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Wednesday, May 11, 2016

OP IMPACT: Camp Canada - Base Expansion





By: JTF–I Public Affairs Officer
DND Press Release:

Operation IMPACT began with the delivery of more than 1.6 million pounds of equipment from Canada to Kuwait in the late summer of 2014. This materiel was brought over to establish a base camp from which to conduct air operations to degrade, dismantle and eventually defeat the Islamic State of Iraq and Levant. After approximately 20 months of operations, Camp Canada is expanding in line with the refocused mandate of Operation IMPACT.

“We have levelled new ground here, expanding into land given to us to level and repurpose,” said the Joint Task Force Support Component Adjudant. “Working from a plan and map designed for us by our engineers, we are creating more bed spaces and a larger morale and welfare area to meet the influx of new people. Our operations cell coordinates the efforts across the different specialist groups to ensure the wide diversity of projects and tasks are managed and completed on time. Our logisticians, engineers, and signals personnel have made much of the construction appear seamless.”

In a very short period of time, the Joint Task Force Support Component (JTFSC) expanded the camp by more than 10,000 square metres. The camp now includes new headquarters space, weight and cardio rooms, the new Canada House with a recreation area and a multi-purpose room, a new health services tent, and a chapel, among other necessary resources for camp personnel.

An expansion like this takes meticulous planning and consideration of different units’ requirements.

“The detail that must go into the planning phase is intense,” said the Construction Engineer Commander. “For example, when planning to build a new medical inspection room, we had to think about the base, the walls and structure of the tent, the drainage material required in addition to ensuring the amount of power supply was adequate. A medical unit must have air conditioning, multiple power outlets for computers and medical equipment, lighting, and anything else they require to provide clinical care to members. All the infrastructure on base has unique needs, so we plan multiple times for each project, checking and rechecking the details, overcoming snags as we progress through our projects.”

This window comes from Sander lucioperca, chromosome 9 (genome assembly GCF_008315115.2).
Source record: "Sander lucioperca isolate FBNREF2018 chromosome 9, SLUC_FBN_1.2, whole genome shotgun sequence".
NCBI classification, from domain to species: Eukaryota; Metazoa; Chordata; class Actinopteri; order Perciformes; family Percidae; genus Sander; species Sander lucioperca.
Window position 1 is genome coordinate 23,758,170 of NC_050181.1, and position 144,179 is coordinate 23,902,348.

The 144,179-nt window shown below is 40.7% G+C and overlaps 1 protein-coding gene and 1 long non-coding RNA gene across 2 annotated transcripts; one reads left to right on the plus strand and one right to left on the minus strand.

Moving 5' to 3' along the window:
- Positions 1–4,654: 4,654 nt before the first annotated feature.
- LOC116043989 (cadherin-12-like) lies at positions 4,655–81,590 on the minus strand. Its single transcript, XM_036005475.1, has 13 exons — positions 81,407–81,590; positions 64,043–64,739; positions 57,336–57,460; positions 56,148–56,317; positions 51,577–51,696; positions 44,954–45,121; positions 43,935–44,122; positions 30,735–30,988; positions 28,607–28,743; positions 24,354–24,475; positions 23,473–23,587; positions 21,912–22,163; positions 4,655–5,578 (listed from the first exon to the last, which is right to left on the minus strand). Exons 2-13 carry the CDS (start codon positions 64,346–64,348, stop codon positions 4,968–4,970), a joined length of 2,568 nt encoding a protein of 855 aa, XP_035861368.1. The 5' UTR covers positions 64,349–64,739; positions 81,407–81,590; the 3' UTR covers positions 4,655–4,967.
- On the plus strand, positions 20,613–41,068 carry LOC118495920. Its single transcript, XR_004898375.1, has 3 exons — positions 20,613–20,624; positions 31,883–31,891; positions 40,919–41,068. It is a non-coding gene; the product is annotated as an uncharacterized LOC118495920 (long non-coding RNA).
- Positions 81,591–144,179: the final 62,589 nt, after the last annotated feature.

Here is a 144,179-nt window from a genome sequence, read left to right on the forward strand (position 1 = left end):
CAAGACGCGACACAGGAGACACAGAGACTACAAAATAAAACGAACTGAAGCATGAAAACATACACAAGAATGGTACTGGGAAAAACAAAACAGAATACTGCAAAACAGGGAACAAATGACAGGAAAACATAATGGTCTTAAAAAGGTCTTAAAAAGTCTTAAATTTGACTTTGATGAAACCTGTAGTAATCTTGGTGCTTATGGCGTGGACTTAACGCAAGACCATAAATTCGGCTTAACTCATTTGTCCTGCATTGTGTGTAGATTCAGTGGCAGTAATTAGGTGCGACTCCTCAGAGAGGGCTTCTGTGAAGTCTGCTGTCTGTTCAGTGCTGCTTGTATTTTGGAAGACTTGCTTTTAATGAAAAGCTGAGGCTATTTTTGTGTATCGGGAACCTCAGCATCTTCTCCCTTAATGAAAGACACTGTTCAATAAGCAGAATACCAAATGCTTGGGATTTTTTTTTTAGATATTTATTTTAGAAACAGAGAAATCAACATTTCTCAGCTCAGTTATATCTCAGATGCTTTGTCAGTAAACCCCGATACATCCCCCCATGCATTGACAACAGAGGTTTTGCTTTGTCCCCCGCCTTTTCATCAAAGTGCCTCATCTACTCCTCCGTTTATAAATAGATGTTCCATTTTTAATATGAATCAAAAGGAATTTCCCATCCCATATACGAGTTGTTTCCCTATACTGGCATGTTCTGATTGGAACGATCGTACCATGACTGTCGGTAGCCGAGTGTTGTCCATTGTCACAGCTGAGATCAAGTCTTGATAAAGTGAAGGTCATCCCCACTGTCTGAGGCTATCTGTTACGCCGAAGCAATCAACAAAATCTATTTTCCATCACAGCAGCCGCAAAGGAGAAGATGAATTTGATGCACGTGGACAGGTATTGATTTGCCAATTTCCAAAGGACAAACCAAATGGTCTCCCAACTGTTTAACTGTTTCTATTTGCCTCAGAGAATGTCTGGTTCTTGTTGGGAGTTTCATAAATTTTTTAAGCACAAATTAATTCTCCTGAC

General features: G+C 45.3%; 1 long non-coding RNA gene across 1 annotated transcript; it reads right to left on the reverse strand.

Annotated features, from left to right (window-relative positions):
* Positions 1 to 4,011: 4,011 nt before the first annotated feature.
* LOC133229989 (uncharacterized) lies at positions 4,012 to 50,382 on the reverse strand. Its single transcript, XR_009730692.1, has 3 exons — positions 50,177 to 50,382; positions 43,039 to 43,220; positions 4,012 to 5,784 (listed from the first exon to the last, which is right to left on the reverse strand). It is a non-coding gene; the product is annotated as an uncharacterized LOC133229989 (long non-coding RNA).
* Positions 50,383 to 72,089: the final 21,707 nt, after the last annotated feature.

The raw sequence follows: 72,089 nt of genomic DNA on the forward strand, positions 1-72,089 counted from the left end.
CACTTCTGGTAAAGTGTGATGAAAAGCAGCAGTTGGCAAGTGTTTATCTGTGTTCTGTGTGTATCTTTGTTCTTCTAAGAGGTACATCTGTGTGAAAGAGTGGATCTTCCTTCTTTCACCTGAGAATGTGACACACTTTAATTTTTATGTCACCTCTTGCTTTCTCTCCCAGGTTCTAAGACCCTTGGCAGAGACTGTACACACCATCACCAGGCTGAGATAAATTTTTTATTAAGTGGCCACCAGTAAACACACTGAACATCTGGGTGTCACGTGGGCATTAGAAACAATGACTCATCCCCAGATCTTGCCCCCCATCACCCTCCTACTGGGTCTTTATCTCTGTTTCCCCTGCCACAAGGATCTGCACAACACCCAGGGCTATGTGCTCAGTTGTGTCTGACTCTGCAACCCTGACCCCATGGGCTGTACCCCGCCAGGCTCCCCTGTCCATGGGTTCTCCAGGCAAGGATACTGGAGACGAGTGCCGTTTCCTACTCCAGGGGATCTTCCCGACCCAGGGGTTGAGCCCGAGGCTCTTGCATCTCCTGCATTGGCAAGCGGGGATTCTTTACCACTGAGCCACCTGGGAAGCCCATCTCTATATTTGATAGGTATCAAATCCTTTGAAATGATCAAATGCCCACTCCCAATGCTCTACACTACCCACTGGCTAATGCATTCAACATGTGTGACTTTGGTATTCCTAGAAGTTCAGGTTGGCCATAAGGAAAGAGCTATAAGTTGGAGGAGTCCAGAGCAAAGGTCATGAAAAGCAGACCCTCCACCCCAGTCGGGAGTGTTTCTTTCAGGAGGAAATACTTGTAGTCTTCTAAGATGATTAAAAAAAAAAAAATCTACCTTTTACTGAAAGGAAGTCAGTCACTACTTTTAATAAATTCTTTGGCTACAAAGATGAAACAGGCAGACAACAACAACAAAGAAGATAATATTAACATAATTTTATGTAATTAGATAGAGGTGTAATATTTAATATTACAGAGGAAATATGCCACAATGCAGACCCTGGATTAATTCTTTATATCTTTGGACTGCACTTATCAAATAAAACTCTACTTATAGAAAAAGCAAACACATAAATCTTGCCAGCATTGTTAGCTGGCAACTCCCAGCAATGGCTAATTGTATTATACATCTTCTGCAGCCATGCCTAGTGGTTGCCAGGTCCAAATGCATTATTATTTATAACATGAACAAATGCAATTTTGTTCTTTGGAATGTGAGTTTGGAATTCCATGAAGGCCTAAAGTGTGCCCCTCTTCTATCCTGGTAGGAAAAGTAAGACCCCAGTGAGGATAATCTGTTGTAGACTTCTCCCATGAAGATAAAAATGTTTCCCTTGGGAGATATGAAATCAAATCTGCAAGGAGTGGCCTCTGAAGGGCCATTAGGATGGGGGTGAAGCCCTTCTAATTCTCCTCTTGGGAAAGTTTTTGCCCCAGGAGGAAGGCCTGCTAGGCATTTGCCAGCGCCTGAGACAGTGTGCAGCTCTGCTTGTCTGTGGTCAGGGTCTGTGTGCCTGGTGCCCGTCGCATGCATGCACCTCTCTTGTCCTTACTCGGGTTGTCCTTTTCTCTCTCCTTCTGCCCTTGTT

When expanding the camp, JTFSC worked quickly to avoid any significant impact on operations. This could be a challenge when moving personnel to new sections of the camp, but JTFSC was up to the task. For example, they tore down and set up the medical inspection room in a day, with many volunteers lending a hand to ensure the process was smooth and quick. They then moved the medical unit into their new site and soon had them up and running.

“With the help of members of JTFSC, the move was done with little disruption to services and in a very smooth fashion,” said the Task Force Surgeon.

Another example is Air Task Force – Iraq (ATF-I), which was relocated in March to join Joint Task Force – Iraq. The JTFSC was able to ensure initial operational capability within just two days of ATF-I’s arrival, with little disruption to their communications capability. This relocation was recently finalized with the official closure of a satellite location of ATF-I.

Overall, constructing the new camp and moving personnel to new areas have gone quickly and smoothly.

“I have been moving throughout Camp Canada as this expansion process has been underway and appreciate the heavy lifting and intensive labour of the JTFSC,” said Chief Petty Officer Andrew Tiffin, JTF-I Sergeant Major. “In a matter of weeks the camp has been completely transformed and to all those involved I want to say thank-you on behalf of the Commander, Brigadier-General James Irvine, and me.”